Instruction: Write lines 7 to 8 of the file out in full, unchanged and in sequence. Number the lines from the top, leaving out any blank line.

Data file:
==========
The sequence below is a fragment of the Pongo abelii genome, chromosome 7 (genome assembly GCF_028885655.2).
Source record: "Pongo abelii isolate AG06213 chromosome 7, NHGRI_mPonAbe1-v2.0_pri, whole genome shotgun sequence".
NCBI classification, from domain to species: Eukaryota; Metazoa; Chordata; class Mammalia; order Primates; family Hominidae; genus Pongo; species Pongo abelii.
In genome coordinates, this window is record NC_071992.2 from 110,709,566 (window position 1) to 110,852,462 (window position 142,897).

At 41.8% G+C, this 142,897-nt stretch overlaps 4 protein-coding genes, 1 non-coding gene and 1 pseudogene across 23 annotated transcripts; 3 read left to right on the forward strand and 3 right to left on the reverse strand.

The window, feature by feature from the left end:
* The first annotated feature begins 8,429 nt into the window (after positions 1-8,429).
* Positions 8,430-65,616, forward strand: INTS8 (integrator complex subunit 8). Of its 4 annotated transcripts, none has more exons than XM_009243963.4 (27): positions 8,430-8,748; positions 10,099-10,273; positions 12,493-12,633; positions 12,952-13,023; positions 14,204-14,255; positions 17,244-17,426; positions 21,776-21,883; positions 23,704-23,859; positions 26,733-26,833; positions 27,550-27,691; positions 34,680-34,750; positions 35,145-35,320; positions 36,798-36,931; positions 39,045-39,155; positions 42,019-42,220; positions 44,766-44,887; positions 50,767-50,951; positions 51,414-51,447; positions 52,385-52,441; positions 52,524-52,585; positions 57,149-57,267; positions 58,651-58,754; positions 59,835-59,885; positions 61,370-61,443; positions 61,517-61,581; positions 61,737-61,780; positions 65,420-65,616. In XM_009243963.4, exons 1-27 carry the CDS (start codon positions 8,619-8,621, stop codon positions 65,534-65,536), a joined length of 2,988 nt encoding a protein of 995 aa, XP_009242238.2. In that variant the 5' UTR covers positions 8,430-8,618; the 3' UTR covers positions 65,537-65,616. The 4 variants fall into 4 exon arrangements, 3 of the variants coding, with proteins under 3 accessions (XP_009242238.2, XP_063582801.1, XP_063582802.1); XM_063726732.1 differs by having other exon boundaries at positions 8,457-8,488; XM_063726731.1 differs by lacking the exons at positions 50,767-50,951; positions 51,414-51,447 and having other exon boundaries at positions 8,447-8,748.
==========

* The first annotated feature begins 8,429 nt into the window (after positions 1-8,429).
* Positions 8,430-65,616, forward strand: INTS8 (integrator complex subunit 8). Of its 4 annotated transcripts, none has more exons than XM_009243963.4 (27): positions 8,430-8,748; positions 10,099-10,273; positions 12,493-12,633; positions 12,952-13,023; positions 14,204-14,255; positions 17,244-17,426; positions 21,776-21,883; positions 23,704-23,859; positions 26,733-26,833; positions 27,550-27,691; positions 34,680-34,750; positions 35,145-35,320; positions 36,798-36,931; positions 39,045-39,155; positions 42,019-42,220; positions 44,766-44,887; positions 50,767-50,951; positions 51,414-51,447; positions 52,385-52,441; positions 52,524-52,585; positions 57,149-57,267; positions 58,651-58,754; positions 59,835-59,885; positions 61,370-61,443; positions 61,517-61,581; positions 61,737-61,780; positions 65,420-65,616. In XM_009243963.4, exons 1-27 carry the CDS (start codon positions 8,619-8,621, stop codon positions 65,534-65,536), a joined length of 2,988 nt encoding a protein of 995 aa, XP_009242238.2. In that variant the 5' UTR covers positions 8,430-8,618; the 3' UTR covers positions 65,537-65,616. The 4 variants fall into 4 exon arrangements, 3 of the variants coding, with proteins under 3 accessions (XP_009242238.2, XP_063582801.1, XP_063582802.1); XM_063726732.1 differs by having other exon boundaries at positions 8,457-8,488; XM_063726731.1 differs by lacking the exons at positions 50,767-50,951; positions 51,414-51,447 and having other exon boundaries at positions 8,447-8,748.